Sending you love,

    Holly

  • shellsatthebeach
    shellsatthebeach Member Posts: 50
    edited January 2018

    Yes, my grandmother. She was diagnosed in her early 40s in the 1950s and told to get her affairs in order. She was told she had about 6 months. She had both breast removed. She ended up living 35+ years with no recurrence of cancer. She died of a stroke.

  • dtad
    dtad Member Posts: 771
    edited January 2018

    Hi everyone. My dear friend was diagnosed with lobular breast cancer 15 years ago. Her tumor was 5 cm and she had 5 positive lymph nodes! She refused chemo but took an aromatase inhibitor for 5 years. She's been NED since her diagnosis. Another happy story

    Shellsatthebeach...did your grandmother have any other treatment besides surgery

  • stephilosphy00
    stephilosphy00 Member Posts: 161
    edited January 2018

    Thank you for all these encouragig stories!! These are what I really need now.

  • outfield
    outfield Member Posts: 235
    edited January 2018

    A sort of step-grandmother in-law who died in her late 90's, at least 30 years after diagnosis. I didn't know her, but the step-in-laws sent me her foobs.

  • ruthbru
    ruthbru Member Posts: 46,701
    edited January 2018

    A good friend of mine was diagnosed with ovarian cancer, which has a very dire prognosis, 38 years ago while she was still in college. After a year of intense treatments; she has gone on to live a very happy, busy, interesting, productive life without ever having a recurrence (she was her young oncologist's first patient and he still calls her every year just to check in.......he is almost as delighted as she with how things turned out).

    My grandfather was diagnosed with stomach cancer when he was in his 60s (back in the 1950s). Doctors removed 3/4 of is stomach and sent him home to die......which he did....30 years later.....had an anerysm at the age of 93.

  • SavedbyGrace1972
    SavedbyGrace1972 Member Posts: 11
    edited January 2018

    Well I here is how I think of cancer,

    I think of it as an opportunist, it waits for an opportunity to strike again. Lies dormant. Some for years. Some for months. Some forever. With the right treatment, health regimens it may never come back. But one thing I do know is we all have a different story. Just like in life. Everyone takes different paths. Some choose college, military, jobs, marriage, kids, rent, purchase etc. So just like life cancer may or may not affect everyone, it may or may not return. I guess what I am trying to say is, we just have to enjoy the second chance we get once we have NED. No evidence of disease and try not to worry about it returning.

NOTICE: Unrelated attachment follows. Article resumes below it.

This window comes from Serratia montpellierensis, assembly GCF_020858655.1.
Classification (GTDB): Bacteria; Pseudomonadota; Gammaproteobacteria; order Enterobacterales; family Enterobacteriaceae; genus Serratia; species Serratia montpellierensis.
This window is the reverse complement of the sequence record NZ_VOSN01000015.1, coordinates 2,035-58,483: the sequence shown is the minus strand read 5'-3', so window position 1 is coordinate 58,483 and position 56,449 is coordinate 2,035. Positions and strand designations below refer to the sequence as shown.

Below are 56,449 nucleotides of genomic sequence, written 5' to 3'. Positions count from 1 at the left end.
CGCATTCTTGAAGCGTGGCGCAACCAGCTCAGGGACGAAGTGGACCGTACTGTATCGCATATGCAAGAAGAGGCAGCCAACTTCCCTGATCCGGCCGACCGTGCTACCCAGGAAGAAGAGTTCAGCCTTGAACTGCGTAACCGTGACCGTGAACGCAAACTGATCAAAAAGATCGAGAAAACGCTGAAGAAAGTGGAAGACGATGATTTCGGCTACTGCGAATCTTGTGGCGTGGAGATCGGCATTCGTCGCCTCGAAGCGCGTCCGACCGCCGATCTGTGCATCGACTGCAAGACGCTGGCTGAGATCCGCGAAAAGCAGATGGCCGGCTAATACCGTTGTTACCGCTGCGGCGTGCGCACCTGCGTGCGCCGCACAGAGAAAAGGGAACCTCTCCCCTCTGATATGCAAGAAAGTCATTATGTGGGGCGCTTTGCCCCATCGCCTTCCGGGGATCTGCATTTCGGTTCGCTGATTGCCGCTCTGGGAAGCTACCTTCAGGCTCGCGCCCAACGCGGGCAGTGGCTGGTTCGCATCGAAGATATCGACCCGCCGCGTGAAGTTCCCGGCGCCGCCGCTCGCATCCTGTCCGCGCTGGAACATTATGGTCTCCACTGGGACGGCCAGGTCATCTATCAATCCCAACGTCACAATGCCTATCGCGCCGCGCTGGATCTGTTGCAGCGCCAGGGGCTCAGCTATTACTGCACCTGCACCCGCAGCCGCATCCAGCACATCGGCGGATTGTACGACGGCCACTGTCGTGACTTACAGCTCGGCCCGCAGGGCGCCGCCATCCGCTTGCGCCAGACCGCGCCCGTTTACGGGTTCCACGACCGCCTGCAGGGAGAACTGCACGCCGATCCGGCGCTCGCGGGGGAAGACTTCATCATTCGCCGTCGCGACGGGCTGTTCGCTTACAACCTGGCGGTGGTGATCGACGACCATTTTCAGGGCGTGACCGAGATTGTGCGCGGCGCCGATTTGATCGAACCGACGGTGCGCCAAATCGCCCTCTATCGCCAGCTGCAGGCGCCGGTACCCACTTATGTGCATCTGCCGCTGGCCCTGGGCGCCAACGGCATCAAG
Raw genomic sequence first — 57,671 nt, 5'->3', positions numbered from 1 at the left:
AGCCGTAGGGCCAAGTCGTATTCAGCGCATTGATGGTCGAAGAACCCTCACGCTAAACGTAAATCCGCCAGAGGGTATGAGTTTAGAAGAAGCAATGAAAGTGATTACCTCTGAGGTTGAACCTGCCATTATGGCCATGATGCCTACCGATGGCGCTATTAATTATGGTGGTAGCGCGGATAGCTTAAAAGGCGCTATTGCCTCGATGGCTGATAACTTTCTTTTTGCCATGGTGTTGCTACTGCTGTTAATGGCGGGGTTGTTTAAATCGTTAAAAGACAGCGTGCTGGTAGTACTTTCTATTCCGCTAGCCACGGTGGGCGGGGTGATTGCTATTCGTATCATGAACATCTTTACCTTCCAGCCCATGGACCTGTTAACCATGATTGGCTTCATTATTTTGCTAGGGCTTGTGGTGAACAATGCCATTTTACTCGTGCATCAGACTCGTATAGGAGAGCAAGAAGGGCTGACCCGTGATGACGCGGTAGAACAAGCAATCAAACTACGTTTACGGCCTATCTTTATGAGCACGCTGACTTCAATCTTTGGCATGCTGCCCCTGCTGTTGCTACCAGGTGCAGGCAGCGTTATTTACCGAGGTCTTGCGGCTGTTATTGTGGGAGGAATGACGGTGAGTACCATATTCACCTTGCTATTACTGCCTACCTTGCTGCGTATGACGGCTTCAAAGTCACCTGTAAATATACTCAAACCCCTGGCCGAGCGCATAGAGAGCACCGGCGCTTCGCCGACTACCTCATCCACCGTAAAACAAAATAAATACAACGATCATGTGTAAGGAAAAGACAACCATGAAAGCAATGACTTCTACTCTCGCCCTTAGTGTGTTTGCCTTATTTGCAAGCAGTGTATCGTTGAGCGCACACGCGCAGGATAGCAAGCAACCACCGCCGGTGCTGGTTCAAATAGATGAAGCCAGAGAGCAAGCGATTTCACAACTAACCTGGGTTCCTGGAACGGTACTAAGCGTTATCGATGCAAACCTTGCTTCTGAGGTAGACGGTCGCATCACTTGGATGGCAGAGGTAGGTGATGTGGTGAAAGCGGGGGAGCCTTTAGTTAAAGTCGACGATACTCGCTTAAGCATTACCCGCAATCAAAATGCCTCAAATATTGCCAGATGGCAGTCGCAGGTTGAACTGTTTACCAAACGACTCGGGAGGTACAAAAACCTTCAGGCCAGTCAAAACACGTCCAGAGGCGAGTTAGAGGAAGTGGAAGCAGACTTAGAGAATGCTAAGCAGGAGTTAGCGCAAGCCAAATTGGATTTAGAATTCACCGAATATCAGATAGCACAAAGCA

• stephilosphy00
    stephilosphy00 Member Posts: 161
    edited January 2018

    I think most of those women who never had a recurrence are those didn't have node involvement, right? Do you guys know anyone who has node invovlment but never had recurrence?

  • marijen
    marijen Member Posts: 2,181
    edited January 2018

    That's a good question Steph, I would like to know too.

  • traveltext
    traveltext Member Posts: 1,050
    edited January 2018


    Not just node involvement. To be scientific I'd suggest we need stage, grade, cancer type, etc of all long-term survivors for this discussion to be meaningful.


  • sbelizabeth
    sbelizabeth Member Posts: 955
    edited January 2018

    There are many people on BCO who had positive nodes and are many years out from their diagnosis, and remain NED.

    My sister was diagnosed with triple-positive inflammatory breast cancer in 2012. Many nodes involved. Like me, she doesn't have recurrence or mets.

  • meow13
    meow13 Member Posts: 1,363
    edited January 2018

    My friend Minh, stage 3c, grade 3 over 20 lymph nodes caked with cancer is still NED over 20 years her youngest was 6 months old when she had a mammogram that lite up like a Christmas tree both breasts. Now her youngest has graduated from college. She did bmx, chemo, radiation twice and AI drugs. She also had double DIEP from abdomen tissue, looks great.